Are Clematis Poisonous?

Clematis (also called virgin's bower, traveller's joy, & leather flower) are a flowering vine often grown in gardens up a trellis, fence, or on the side of a building. The carefree plants are very popular in growing zones 4 to 9.

The plants contain a chemical irritant called glycoside ranunculin that is converted to protoanemonin when the plant tissues are chewed and macerated. This can cause severe mouth pain if eaten or ingested. The plant also contains small levels of anemonin (irritant glycoside), which is listed as a skin irritant. Skin irritation is not common and many gardeners do not even wear gloves when touching the plants. We do recommend wearing gloves if you experience any skin irritations. Dried clematis flowers only contain anemonin and are therefore not toxic.

Are Clematis Poisonous to Children

Clematis leaves and flowers are both poisonous to children and adults. Most cases of humans being poisoned are from toddlers being curious. If you suspect your child may have consumed part of the clematis, be sure to call the physician right away. Most of the time the side effects will be salivating, upset stomach, vomiting or diarrhea.

Are Clematis Poisonous to Dogs

Puppies and dogs are both susceptible to clematis poisoning. Most of the cases we’ve heard about are puppies being curious and chewing on some of the toxic leaves. However, the bitterness of the leaves will typically prevent any canines from ingesting the plant and getting sick. Side effects include increased saliva, vomiting and sometimes diarrhea. But those typically reside pretty soon after the animal stops eating the plant.


Are Clematis Poisonous to Cats

Clematis are also poisonous to cats and kittens, as they will sometimes chew on the leaves or flowers. The plant is toxic to felines, but we do not hear about cases like this very often. Side effects are typically vomiting and diarrhea in some rare instances.


Are Clematis Poisonous to Other Animals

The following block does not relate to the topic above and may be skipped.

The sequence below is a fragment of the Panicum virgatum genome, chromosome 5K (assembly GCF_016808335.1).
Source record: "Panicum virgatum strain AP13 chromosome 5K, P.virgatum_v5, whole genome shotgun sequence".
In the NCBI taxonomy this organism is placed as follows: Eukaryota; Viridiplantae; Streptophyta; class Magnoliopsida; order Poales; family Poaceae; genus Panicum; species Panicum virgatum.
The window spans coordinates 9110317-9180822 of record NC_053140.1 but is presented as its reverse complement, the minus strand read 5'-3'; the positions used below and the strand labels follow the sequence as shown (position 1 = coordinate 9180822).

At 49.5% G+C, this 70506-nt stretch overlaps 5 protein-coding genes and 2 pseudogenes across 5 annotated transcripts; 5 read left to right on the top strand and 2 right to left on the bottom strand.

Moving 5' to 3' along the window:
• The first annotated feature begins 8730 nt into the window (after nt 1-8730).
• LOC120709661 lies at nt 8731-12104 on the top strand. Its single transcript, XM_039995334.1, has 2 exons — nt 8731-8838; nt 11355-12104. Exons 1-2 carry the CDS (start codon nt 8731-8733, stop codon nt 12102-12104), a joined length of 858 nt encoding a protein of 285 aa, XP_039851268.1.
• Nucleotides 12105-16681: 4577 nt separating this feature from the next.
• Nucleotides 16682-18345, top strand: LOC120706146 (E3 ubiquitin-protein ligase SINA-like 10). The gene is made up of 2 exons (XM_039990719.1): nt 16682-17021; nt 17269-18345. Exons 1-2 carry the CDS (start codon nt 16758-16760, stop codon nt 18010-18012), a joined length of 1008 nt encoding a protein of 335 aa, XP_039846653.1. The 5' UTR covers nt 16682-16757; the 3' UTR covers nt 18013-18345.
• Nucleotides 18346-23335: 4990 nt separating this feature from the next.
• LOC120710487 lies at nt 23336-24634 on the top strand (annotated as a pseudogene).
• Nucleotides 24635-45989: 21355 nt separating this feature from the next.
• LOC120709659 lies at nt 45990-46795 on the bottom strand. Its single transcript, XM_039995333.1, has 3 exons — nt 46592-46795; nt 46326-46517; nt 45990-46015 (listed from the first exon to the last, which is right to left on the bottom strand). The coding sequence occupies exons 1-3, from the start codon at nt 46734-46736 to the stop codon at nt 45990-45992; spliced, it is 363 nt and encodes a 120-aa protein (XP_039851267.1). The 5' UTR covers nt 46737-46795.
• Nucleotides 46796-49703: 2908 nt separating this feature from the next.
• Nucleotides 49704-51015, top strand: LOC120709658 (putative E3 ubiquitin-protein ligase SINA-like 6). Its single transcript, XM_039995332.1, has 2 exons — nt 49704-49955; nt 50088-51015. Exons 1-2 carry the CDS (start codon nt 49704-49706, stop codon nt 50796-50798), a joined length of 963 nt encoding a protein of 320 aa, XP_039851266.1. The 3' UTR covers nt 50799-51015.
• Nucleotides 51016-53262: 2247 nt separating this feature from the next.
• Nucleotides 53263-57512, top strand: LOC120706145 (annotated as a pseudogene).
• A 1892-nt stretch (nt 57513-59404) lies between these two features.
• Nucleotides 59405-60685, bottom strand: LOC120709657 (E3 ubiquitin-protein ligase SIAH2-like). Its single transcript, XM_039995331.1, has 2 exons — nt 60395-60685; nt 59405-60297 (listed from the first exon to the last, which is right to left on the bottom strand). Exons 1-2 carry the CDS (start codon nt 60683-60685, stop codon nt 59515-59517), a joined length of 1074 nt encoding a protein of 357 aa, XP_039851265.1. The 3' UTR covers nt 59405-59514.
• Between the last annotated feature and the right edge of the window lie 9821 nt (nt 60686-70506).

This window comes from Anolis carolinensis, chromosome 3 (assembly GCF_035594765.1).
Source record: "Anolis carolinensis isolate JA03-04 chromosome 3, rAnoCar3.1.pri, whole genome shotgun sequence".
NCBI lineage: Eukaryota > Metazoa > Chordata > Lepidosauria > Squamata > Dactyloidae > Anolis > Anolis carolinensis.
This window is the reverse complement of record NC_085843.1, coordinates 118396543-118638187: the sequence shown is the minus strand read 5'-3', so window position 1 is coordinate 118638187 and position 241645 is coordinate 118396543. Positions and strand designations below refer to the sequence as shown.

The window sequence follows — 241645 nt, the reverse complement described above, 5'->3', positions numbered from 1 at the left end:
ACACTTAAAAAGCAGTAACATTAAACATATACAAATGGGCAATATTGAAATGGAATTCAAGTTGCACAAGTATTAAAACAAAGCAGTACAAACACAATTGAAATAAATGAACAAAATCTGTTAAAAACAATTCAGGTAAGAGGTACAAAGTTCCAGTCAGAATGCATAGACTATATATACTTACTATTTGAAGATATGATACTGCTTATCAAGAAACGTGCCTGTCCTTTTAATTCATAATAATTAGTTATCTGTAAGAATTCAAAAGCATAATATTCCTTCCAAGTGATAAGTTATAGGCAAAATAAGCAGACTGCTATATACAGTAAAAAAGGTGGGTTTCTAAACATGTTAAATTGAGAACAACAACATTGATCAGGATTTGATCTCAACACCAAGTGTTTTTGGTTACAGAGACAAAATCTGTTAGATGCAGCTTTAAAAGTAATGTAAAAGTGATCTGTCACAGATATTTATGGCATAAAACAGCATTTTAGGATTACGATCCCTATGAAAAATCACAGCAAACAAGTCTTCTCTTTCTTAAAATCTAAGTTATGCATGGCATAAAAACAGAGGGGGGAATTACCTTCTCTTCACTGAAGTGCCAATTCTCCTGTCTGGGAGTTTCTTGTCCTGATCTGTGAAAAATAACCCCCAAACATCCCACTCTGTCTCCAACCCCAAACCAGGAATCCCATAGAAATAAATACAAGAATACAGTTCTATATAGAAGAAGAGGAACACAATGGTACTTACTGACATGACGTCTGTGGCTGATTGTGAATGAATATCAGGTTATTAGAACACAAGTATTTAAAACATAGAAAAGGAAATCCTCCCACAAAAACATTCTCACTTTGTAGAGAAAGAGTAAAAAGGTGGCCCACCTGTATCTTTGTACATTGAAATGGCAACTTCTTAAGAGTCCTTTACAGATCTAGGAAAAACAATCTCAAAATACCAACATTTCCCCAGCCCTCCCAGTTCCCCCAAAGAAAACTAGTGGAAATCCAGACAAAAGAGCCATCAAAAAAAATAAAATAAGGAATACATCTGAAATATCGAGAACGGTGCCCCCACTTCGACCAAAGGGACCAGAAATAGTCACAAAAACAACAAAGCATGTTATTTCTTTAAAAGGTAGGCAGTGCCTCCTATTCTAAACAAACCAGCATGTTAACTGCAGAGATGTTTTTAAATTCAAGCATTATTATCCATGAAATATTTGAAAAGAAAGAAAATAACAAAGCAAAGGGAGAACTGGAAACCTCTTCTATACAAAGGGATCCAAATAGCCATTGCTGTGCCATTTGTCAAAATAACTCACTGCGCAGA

Clematis will have the same effect on other animals too, including horses, pigs, goats, chickens and other animals on the farm. Thankfully, most animals will not eat clematis due to the bitter taste of the leaves.

Animals that are lactating may produce the bitter tasting protoanemonin in the milk, which would give it an unpleasant taste for a short while.

Symptoms of Clematis Poisoning

Always check with your doctor or veterinarian for guidance if you suspect clematis poisoning. We have never heard or read about any serious poisonings caused by clematis. But here are the common symptoms to look out for.

  • Excess salivation & drooling
  • Vomiting
  • Diarrhea
  • Red mucus
  • Ulcers or blisters in the mouth
  • Dermatitis

Treatment is typically not necessary as the symptoms will typically subside pretty fast.

To prevent anything bad from happening in the first place, you can use physical barriers such as decorative fencing to prevent children or animals from getting too close for a taste. Dogs and cats can sometimes suffer from a nutrient deficiency if they continually gnaw on certain things so it might be time for a thorough check up from your vet to check on your pets health. There are also animal deterrent products on the market that can help prevent animals from chewing on plants.

Pet Poison Helpline

If something were to happen to your furry friend, and you suspect that they are suffering from clematis poisoning, there is a poison control hotline to call for 24/7 vet advice. It is called Pet Poison Hotline, and their phone number is (855) 764-7661.

Click here for a complete list of Pet Safe Plants.



"Clematis." American Society for the Prevention of Cruelty to Animals.

"Clematis, Virgin's bower, traveller's joy, leather flower." Colorado State University Guide to Poisonous Plants. 

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 Author Chris Link - Published 2-08-2020